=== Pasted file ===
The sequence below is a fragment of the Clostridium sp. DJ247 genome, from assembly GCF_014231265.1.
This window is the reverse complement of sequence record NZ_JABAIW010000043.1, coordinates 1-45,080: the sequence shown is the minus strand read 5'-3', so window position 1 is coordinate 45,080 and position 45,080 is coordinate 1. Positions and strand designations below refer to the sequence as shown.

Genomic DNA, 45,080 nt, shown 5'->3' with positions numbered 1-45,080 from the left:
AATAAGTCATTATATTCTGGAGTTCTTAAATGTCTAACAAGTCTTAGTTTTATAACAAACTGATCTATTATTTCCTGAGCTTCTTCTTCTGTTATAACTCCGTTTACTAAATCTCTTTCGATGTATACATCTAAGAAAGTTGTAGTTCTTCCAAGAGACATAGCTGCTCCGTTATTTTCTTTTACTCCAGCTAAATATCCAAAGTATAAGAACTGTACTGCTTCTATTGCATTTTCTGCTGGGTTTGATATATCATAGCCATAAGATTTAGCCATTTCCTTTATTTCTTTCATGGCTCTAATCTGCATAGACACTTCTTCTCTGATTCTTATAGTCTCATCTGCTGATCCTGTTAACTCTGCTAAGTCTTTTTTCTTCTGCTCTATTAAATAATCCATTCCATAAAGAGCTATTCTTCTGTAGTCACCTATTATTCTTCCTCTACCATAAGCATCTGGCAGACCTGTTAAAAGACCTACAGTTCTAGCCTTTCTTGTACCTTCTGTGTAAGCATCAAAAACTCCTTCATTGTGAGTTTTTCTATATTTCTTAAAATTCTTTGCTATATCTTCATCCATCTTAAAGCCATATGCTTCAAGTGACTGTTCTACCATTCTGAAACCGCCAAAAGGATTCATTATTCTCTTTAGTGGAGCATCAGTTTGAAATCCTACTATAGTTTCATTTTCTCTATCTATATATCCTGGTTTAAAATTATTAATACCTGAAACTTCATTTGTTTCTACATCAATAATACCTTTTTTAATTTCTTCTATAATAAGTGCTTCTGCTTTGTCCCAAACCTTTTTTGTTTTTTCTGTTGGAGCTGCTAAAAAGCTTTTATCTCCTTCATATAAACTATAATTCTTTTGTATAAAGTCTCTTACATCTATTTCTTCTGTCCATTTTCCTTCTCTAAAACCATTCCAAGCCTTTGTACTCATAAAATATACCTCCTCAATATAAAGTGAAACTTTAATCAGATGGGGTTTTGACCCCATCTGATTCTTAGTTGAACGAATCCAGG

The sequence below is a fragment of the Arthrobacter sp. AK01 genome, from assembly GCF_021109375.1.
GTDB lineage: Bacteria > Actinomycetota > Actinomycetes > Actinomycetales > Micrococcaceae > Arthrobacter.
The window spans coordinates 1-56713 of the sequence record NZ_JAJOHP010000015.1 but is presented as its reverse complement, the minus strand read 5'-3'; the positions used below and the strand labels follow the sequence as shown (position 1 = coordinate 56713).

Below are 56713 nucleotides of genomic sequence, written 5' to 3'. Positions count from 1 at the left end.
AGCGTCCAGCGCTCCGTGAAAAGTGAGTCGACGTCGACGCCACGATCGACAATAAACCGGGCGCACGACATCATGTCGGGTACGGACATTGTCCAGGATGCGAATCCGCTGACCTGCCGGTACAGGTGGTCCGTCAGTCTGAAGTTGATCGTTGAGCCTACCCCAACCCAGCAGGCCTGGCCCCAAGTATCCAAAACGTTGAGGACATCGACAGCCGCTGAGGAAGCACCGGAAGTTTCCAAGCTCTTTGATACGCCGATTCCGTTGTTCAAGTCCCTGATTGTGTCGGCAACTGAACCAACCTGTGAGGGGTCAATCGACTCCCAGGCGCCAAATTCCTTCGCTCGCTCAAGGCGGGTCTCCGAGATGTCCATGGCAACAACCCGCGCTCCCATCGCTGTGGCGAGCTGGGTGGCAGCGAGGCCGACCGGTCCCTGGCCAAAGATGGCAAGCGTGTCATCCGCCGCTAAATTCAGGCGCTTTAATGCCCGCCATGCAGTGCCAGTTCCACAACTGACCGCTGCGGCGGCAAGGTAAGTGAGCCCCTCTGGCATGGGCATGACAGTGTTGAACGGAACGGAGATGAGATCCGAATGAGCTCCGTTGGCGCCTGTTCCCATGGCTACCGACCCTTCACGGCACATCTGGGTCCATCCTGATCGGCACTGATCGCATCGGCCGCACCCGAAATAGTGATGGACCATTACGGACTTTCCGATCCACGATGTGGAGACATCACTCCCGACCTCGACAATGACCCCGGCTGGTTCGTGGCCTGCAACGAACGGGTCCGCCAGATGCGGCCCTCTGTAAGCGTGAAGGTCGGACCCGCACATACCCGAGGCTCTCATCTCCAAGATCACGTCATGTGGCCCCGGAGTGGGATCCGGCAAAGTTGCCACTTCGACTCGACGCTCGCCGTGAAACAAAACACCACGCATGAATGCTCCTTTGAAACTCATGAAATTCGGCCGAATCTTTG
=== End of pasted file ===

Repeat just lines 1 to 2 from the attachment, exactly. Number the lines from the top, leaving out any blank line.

The sequence below is a fragment of the Clostridium sp. DJ247 genome, from assembly GCF_014231265.1.
This window is the reverse complement of sequence record NZ_JABAIW010000043.1, coordinates 1-45,080: the sequence shown is the minus strand read 5'-3', so window position 1 is coordinate 45,080 and position 45,080 is coordinate 1. Positions and strand designations below refer to the sequence as shown.